When we buy a home for most of us it will probably the biggest purchase in our lives, yet still only about 1 in 5 commission an independent report on the condition of the property they buy.
There are likely to be many reasons for this. For instance, people confusing a bank valuation with a ‘survey’, being put off by the caveats surveyors include in the survey, bad press from high profile journalists etc.
But one reason may be that home buyers get too confused by the sort of service they should buy.
The Royal Institution of Chartered Surveyors (RICS) has defined three different survey levels – the Condition Report, the Homebuyer Report and the Building Survey – and the Homebuyer Survey can be offered with or without a valuation. Then, of course, different surveyors and businesses offer their own survey formats – for example the new ‘Homescore’ product, which has a 1 – 10 ranking for building elements, and of course the Sava Home Condition Survey.
The RICS says it wants to standardise the whole approach to home surveys by introducing a new Home Survey Standard with the intention that it becomes the best practice benchmark to achieve consistent and high-quality reports to meet evolving client demands in the home survey market. In preparing the new standards it wishes to consult with consumers, cross-industry stakeholders and surveying practitioners.
Elsewhere it has been reported that it wants to simplify the system of surveys by scrapping the three current options and replacing them with one instead.
So, what does this all mean and will the consumer benefit from all these changes?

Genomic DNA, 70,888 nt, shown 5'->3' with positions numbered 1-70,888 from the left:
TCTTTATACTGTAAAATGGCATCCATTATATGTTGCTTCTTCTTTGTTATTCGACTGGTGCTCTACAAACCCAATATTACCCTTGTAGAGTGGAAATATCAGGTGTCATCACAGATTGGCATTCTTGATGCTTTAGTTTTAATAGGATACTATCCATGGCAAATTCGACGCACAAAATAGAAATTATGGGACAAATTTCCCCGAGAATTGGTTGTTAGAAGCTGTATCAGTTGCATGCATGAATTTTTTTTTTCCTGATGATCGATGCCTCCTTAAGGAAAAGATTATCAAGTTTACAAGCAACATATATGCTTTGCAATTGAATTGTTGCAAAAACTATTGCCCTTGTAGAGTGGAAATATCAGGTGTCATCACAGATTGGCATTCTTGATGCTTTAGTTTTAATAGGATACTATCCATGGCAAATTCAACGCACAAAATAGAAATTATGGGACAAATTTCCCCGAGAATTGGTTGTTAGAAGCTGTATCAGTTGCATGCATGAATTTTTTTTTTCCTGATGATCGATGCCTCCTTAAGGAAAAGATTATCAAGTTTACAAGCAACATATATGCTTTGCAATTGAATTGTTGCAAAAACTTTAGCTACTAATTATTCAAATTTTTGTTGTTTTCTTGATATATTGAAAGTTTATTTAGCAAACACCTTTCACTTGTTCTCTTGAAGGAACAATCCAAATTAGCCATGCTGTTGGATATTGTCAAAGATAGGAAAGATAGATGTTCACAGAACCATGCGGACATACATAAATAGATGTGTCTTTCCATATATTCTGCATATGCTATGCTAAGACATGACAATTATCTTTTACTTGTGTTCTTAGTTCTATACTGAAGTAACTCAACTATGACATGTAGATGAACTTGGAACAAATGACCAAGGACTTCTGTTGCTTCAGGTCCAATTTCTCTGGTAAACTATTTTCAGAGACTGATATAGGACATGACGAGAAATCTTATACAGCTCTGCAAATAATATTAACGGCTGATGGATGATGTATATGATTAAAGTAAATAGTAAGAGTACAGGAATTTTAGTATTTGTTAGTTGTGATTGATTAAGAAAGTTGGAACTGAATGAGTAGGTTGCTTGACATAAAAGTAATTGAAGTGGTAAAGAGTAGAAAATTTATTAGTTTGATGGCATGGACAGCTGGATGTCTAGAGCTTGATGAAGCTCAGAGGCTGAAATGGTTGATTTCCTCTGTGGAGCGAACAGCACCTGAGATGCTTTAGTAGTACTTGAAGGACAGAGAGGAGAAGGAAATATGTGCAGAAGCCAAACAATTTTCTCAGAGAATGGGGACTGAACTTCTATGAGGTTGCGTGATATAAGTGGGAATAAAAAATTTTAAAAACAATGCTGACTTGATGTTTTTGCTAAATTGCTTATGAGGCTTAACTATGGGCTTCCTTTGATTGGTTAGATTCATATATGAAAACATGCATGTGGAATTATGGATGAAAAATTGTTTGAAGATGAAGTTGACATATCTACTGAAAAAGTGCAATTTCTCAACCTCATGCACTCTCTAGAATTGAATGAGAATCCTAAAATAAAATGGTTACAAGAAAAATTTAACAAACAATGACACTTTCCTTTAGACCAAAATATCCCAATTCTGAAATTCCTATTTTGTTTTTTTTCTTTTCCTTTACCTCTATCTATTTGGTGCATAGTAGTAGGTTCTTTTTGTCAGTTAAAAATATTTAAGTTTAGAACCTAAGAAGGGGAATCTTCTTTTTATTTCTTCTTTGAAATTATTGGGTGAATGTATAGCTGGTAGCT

Well, we wait to see what this review delivers and, more importantly, what support it garners from the various stakeholders. We must remember that while dominant in the market, providing home buyers with surveys is not the sole preserve of RICS members. CIOB and CABE members as well as surveyors with the original Home Inspector qualification, all offer survey products to house purchasers.
And of course, with the best will in the world, the home buying public and other professions involved in the homebuying and selling process will still need to be educated both about the survey process and the limitations on surveyors due to the very nature of the process.
So, interesting times. Sava looks forward to participating in the consultation process, both as the leading training provider of residential surveyors but also as the operator of an accreditation scheme.
Sava offer a vocational diploma in Residential Surveying and Valuation which specialises in the residential pathway and teaches learners everything they need to become a qualified residential surveyor in 24 months. The course is approved with the Royal Institution of Chartered Surveyors, so learners are eligible for Direct Entry as soon as they have completed the course.
You can read more about the Diploma in Residential Surveying and Valuation qualification here.